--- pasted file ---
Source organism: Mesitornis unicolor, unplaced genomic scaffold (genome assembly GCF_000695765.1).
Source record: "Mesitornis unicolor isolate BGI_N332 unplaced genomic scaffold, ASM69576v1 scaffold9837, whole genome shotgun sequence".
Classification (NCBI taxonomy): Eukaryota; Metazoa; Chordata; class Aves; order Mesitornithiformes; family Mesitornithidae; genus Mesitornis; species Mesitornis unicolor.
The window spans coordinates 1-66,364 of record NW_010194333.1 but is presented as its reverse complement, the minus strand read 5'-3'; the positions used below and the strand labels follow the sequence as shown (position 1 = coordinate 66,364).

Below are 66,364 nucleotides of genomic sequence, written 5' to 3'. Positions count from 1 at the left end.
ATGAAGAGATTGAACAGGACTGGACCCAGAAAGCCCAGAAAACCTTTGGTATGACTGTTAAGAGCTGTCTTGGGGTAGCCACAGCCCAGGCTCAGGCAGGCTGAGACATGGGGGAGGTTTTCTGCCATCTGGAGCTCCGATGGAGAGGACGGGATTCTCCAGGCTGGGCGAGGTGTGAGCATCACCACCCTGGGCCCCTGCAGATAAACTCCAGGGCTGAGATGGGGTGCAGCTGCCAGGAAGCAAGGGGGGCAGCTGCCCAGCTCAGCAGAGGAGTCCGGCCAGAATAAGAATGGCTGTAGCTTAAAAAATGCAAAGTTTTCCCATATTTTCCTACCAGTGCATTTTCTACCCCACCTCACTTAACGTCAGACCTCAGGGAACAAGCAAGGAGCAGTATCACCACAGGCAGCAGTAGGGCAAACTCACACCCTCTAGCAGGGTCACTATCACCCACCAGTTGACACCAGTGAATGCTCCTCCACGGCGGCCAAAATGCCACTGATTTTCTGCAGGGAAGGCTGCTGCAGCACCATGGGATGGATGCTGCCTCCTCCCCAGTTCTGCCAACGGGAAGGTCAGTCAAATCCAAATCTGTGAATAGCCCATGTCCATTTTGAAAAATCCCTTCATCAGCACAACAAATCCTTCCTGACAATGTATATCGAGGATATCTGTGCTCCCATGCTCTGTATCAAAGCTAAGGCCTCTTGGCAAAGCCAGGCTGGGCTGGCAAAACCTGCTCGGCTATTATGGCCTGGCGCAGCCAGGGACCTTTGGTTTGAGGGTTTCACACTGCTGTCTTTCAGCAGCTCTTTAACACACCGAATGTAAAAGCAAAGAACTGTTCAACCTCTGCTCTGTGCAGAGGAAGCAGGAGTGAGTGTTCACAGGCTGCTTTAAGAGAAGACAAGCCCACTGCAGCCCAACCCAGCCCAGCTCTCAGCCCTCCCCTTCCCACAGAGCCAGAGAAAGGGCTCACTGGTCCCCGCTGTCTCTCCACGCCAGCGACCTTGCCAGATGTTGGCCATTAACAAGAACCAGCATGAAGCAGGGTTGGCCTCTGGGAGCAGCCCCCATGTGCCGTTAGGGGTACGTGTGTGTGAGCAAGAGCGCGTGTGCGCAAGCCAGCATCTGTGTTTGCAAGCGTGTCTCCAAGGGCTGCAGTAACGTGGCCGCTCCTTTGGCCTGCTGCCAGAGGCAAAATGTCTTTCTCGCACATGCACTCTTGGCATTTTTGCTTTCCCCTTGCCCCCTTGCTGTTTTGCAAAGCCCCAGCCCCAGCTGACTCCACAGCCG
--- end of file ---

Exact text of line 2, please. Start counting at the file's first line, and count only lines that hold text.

Source record: "Mesitornis unicolor isolate BGI_N332 unplaced genomic scaffold, ASM69576v1 scaffold9837, whole genome shotgun sequence".